The first step to managing your personal finances is to have a practical chart of accounts. Think of all the financial institutions you interact with: banks, credit cards, your employer, utility companies, insurance providers. Each of them represents an account with a balance that increases or decreases over time.
Create an account
From the accounts tab in Gnucash, right click and select New Account.... Your first one will be your main bank account, an asset account. Give it a name and confirm the currency. In the Opening Balance tab, enter the current balance and today's date.
In the database
You can see your new account in the database by querying the
Notice your new account has a parent_guid that matches the guid of another account. This is how account hierarchies are maintained.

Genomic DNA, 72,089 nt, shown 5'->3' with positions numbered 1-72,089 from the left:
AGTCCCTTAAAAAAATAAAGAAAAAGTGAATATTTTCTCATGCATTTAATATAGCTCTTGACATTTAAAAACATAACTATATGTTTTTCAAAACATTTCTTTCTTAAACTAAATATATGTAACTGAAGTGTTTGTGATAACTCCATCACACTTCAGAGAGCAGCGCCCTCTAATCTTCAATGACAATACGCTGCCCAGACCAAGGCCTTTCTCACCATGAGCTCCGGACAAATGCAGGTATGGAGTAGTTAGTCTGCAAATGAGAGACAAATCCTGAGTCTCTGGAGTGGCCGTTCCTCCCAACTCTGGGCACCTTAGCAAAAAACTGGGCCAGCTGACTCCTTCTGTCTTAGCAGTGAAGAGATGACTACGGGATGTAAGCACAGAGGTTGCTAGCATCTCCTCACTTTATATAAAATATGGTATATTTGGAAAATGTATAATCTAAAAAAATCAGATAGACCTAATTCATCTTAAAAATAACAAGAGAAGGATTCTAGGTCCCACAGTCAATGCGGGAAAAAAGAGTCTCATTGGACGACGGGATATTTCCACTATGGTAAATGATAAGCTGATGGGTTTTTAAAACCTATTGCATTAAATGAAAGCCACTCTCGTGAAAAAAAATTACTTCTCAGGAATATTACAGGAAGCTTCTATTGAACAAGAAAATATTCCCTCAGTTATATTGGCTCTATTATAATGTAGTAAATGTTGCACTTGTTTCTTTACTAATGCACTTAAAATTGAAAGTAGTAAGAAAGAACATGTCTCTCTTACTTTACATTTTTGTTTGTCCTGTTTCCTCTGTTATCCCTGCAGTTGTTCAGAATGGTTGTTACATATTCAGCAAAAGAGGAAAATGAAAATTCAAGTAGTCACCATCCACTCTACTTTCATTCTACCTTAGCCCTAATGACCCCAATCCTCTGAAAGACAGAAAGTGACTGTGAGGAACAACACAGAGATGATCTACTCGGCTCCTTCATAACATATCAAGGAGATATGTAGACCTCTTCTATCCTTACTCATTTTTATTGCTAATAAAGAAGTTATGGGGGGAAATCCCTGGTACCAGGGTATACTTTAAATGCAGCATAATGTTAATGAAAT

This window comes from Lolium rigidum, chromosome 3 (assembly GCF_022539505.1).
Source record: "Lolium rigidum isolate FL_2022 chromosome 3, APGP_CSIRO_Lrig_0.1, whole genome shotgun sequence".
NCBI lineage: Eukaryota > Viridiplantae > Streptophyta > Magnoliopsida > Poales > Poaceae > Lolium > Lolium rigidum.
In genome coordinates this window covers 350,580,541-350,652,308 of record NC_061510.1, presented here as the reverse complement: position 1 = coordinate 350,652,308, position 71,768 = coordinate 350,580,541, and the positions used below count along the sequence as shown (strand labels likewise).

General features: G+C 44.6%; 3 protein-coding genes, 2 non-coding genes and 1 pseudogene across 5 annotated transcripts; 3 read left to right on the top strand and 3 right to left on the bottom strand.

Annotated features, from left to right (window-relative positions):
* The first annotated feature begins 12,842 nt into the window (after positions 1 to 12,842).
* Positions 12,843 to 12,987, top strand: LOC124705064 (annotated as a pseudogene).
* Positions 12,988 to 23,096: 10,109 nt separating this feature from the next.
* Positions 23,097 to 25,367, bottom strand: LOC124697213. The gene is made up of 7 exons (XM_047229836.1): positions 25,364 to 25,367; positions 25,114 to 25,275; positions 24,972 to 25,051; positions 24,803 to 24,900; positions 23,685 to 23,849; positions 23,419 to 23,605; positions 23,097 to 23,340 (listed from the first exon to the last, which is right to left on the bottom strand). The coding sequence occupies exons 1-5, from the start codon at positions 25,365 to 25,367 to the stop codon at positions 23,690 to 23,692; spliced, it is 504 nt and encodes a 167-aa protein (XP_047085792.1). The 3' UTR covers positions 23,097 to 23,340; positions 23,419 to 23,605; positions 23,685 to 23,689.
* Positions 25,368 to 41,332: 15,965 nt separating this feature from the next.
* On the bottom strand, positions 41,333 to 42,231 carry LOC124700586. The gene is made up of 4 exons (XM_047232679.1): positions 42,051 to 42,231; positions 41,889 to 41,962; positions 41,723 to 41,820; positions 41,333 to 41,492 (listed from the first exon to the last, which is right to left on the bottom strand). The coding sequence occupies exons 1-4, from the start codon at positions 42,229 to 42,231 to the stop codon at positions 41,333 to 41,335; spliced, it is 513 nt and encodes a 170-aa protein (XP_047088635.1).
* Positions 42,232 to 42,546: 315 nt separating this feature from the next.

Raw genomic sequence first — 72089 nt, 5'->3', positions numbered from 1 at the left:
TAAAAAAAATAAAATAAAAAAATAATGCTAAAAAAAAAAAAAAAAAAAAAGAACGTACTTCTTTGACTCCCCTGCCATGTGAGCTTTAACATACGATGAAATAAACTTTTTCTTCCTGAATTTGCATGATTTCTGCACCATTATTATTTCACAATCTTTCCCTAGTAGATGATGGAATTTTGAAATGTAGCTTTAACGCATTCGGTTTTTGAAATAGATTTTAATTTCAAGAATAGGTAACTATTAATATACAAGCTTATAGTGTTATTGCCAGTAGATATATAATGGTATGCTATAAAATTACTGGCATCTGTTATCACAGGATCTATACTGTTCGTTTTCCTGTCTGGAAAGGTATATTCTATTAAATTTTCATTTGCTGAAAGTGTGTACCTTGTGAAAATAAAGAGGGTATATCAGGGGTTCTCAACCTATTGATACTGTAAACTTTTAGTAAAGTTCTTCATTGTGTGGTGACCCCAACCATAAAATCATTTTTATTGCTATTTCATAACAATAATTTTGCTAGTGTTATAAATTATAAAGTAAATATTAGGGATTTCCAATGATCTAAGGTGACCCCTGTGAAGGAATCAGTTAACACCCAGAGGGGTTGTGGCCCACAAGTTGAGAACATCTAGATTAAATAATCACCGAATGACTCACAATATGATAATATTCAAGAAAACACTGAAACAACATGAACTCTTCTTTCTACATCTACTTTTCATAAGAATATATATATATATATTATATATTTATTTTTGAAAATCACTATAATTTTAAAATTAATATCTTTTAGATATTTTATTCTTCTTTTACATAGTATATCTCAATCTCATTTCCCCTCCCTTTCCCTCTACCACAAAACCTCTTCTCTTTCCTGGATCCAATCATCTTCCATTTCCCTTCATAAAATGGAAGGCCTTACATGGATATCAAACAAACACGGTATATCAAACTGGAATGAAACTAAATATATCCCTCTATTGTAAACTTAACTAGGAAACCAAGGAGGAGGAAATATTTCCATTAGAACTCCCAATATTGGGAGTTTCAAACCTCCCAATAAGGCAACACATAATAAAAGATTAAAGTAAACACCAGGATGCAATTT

Types of accounts
To summarize the Gnucash Concepts Guide, everything in the accounting world can fit into five groups, or account types. Here are some ideas for accounts you can create.
I will regularly update this page to provide links to more detailed posts for the examples below.
- Opening balances
- Everything else, technical accounts, miscellaneous
If all these accounts seem like too much for you, just create the accounts you need now. Do not feel compelled to preemptively make accounts without any transactions to put in them. As you become more comfortable with the basic principles of Gnucash, you will be able to create and rearrange accounts to fit your needs.
You may find it helpful to assign codes to your accounts. If you plan to use SQL for analysis, a practical coding can make it easier to group accounts together in your queries. For example, when I want to query all my credit card accounts I use the regular expression
^201/d00 since I set up all my credit card accounts to start with 201.
Account codes need not be entirely numeric. You can use abbreviations or shorthand codes.